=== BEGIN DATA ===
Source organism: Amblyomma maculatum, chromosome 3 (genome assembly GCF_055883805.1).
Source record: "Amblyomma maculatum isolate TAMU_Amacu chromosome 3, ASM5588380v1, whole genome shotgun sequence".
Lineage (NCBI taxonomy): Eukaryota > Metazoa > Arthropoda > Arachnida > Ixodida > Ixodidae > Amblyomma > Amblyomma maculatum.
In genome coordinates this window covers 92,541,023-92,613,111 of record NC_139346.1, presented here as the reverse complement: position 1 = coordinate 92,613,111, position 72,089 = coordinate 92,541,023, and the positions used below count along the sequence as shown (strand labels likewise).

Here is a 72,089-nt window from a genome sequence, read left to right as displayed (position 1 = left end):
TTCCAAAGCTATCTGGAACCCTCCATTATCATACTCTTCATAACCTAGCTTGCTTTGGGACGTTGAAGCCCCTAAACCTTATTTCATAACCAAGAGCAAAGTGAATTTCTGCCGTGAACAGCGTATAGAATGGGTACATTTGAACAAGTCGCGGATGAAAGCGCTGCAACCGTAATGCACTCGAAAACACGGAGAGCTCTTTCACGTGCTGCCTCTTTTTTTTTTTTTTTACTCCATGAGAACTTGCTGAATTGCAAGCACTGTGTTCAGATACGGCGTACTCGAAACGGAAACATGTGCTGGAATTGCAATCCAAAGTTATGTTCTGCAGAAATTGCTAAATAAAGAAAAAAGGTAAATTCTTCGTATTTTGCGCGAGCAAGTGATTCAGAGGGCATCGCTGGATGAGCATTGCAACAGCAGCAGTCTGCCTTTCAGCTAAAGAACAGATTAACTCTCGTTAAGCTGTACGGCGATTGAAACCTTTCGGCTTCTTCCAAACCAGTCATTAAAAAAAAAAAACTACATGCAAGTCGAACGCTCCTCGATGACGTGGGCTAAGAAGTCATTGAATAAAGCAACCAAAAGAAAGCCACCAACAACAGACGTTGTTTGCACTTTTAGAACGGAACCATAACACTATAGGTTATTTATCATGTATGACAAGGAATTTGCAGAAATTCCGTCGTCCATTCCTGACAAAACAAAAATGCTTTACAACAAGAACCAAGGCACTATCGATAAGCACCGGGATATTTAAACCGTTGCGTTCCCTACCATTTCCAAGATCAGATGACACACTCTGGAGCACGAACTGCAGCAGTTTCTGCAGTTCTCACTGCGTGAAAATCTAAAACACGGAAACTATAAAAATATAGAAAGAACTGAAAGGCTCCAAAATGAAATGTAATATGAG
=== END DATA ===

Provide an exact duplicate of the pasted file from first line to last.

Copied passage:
Source organism: Amblyomma maculatum, chromosome 3 (genome assembly GCF_055883805.1).
Source record: "Amblyomma maculatum isolate TAMU_Amacu chromosome 3, ASM5588380v1, whole genome shotgun sequence".
Lineage (NCBI taxonomy): Eukaryota > Metazoa > Arthropoda > Arachnida > Ixodida > Ixodidae > Amblyomma > Amblyomma maculatum.
In genome coordinates this window covers 92,541,023-92,613,111 of record NC_139346.1, presented here as the reverse complement: position 1 = coordinate 92,613,111, position 72,089 = coordinate 92,541,023, and the positions used below count along the sequence as shown (strand labels likewise).

Here is a 72,089-nt window from a genome sequence, read left to right as displayed (position 1 = left end):
TTCCAAAGCTATCTGGAACCCTCCATTATCATACTCTTCATAACCTAGCTTGCTTTGGGACGTTGAAGCCCCTAAACCTTATTTCATAACCAAGAGCAAAGTGAATTTCTGCCGTGAACAGCGTATAGAATGGGTACATTTGAACAAGTCGCGGATGAAAGCGCTGCAACCGTAATGCACTCGAAAACACGGAGAGCTCTTTCACGTGCTGCCTCTTTTTTTTTTTTTTTACTCCATGAGAACTTGCTGAATTGCAAGCACTGTGTTCAGATACGGCGTACTCGAAACGGAAACATGTGCTGGAATTGCAATCCAAAGTTATGTTCTGCAGAAATTGCTAAATAAAGAAAAAAGGTAAATTCTTCGTATTTTGCGCGAGCAAGTGATTCAGAGGGCATCGCTGGATGAGCATTGCAACAGCAGCAGTCTGCCTTTCAGCTAAAGAACAGATTAACTCTCGTTAAGCTGTACGGCGATTGAAACCTTTCGGCTTCTTCCAAACCAGTCATTAAAAAAAAAAAACTACATGCAAGTCGAACGCTCCTCGATGACGTGGGCTAAGAAGTCATTGAATAAAGCAACCAAAAGAAAGCCACCAACAACAGACGTTGTTTGCACTTTTAGAACGGAACCATAACACTATAGGTTATTTATCATGTATGACAAGGAATTTGCAGAAATTCCGTCGTCCATTCCTGACAAAACAAAAATGCTTTACAACAAGAACCAAGGCACTATCGATAAGCACCGGGATATTTAAACCGTTGCGTTCCCTACCATTTCCAAGATCAGATGACACACTCTGGAGCACGAACTGCAGCAGTTTCTGCAGTTCTCACTGCGTGAAAATCTAAAACACGGAAACTATAAAAATATAGAAAGAACTGAAAGGCTCCAAAATGAAATGTAATATGAG